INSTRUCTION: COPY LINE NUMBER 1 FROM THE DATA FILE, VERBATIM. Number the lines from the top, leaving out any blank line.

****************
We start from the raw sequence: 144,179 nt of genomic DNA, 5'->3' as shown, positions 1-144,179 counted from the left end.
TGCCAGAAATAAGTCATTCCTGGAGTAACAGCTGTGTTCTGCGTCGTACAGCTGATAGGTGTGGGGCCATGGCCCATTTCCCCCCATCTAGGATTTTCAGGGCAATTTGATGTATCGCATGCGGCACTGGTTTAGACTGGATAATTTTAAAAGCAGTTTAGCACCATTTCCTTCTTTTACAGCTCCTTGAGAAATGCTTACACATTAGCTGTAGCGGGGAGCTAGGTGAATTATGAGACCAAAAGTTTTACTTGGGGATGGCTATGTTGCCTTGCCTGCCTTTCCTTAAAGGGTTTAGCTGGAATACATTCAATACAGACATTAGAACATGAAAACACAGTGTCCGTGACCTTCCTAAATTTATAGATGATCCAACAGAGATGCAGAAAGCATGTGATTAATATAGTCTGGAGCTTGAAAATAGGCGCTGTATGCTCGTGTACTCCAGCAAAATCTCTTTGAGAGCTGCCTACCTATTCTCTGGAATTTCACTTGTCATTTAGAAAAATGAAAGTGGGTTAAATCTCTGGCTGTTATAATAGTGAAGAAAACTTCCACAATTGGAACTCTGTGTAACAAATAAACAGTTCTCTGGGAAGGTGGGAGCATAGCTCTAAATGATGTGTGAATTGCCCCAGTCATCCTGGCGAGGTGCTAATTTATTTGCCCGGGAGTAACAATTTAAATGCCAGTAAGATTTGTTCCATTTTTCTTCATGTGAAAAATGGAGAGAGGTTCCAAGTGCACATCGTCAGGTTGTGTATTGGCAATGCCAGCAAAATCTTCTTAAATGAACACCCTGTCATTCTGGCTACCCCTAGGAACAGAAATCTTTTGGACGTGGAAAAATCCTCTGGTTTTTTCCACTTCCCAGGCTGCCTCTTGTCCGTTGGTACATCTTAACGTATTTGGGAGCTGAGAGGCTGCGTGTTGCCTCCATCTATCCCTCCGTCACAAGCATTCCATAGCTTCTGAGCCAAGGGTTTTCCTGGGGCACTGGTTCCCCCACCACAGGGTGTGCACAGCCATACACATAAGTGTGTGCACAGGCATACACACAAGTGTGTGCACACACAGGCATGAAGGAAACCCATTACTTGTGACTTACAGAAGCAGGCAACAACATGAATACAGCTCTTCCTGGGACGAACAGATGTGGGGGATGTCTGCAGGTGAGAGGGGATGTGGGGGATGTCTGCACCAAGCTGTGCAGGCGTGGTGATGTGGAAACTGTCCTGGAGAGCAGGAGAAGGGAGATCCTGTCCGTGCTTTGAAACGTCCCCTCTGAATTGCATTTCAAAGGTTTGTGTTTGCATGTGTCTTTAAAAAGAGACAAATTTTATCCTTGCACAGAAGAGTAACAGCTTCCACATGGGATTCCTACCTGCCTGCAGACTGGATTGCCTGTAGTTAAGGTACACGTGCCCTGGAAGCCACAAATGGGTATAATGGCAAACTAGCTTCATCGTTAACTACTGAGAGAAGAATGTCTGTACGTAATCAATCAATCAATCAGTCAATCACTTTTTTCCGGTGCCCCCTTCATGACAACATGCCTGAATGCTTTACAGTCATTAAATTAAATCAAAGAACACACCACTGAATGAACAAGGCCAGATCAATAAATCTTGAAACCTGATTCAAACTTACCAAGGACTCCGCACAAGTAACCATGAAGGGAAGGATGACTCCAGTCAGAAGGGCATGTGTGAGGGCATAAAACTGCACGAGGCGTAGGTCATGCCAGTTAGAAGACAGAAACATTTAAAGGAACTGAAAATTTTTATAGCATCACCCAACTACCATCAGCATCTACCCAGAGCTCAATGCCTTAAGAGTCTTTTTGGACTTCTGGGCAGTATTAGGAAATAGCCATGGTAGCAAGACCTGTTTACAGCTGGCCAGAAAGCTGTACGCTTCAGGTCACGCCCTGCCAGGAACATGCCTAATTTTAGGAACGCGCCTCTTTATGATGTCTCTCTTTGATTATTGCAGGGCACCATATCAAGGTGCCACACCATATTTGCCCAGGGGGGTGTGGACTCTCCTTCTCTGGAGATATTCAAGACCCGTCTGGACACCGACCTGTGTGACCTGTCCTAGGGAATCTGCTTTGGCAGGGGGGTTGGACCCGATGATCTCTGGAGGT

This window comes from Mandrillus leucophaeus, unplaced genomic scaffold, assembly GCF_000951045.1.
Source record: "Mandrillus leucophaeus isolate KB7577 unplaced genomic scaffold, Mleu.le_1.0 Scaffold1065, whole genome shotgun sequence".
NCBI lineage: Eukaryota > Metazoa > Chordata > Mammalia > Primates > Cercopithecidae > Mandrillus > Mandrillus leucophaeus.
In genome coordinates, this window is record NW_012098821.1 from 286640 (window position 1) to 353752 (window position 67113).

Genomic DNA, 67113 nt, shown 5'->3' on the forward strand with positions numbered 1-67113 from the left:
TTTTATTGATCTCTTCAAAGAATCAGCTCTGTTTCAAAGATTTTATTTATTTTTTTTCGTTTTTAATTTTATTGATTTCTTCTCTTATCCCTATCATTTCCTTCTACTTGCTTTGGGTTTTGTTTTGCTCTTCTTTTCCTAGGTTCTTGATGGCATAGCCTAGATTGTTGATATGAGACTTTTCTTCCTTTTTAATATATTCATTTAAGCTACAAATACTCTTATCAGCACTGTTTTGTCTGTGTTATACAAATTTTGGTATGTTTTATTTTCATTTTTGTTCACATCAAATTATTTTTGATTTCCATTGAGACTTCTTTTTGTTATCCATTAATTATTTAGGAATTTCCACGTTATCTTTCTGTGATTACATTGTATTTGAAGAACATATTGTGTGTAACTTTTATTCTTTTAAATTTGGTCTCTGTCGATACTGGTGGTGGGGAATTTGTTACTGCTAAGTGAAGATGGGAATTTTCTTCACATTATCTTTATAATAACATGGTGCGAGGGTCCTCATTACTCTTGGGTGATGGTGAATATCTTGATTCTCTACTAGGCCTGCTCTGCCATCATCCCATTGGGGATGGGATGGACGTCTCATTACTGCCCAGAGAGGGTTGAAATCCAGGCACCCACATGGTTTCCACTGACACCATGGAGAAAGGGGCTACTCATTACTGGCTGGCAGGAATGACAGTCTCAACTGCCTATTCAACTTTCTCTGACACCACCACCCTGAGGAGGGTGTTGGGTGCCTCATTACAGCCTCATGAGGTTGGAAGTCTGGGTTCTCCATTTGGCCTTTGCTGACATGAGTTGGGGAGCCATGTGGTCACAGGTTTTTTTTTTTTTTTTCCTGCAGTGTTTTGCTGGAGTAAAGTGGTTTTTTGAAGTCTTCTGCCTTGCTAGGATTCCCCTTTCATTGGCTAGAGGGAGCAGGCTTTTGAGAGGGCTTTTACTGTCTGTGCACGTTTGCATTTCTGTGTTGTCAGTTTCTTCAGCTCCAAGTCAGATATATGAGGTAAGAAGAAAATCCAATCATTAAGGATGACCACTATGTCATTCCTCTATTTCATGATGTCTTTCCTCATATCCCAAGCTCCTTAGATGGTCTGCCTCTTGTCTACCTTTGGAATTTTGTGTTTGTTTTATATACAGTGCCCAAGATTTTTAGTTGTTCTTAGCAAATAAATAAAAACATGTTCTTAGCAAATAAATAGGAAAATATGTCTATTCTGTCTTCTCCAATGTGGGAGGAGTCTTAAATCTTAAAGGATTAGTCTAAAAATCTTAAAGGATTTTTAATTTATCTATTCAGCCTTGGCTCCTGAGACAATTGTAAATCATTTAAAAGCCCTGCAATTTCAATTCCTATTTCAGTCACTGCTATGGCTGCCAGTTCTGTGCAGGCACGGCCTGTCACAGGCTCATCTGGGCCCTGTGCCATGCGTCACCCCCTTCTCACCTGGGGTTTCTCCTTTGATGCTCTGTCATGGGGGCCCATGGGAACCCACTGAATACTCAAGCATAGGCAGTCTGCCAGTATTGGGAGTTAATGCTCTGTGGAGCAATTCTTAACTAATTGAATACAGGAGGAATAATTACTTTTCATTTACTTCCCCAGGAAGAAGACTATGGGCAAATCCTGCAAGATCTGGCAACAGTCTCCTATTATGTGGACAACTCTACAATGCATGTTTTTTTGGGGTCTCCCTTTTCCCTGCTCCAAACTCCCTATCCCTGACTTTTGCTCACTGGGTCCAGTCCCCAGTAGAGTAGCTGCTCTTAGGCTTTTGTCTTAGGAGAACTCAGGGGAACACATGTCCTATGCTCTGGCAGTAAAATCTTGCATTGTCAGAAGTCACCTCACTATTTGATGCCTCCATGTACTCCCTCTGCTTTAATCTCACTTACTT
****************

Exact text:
We start from the raw sequence: 144,179 nt of genomic DNA, 5'->3' as shown, positions 1-144,179 counted from the left end.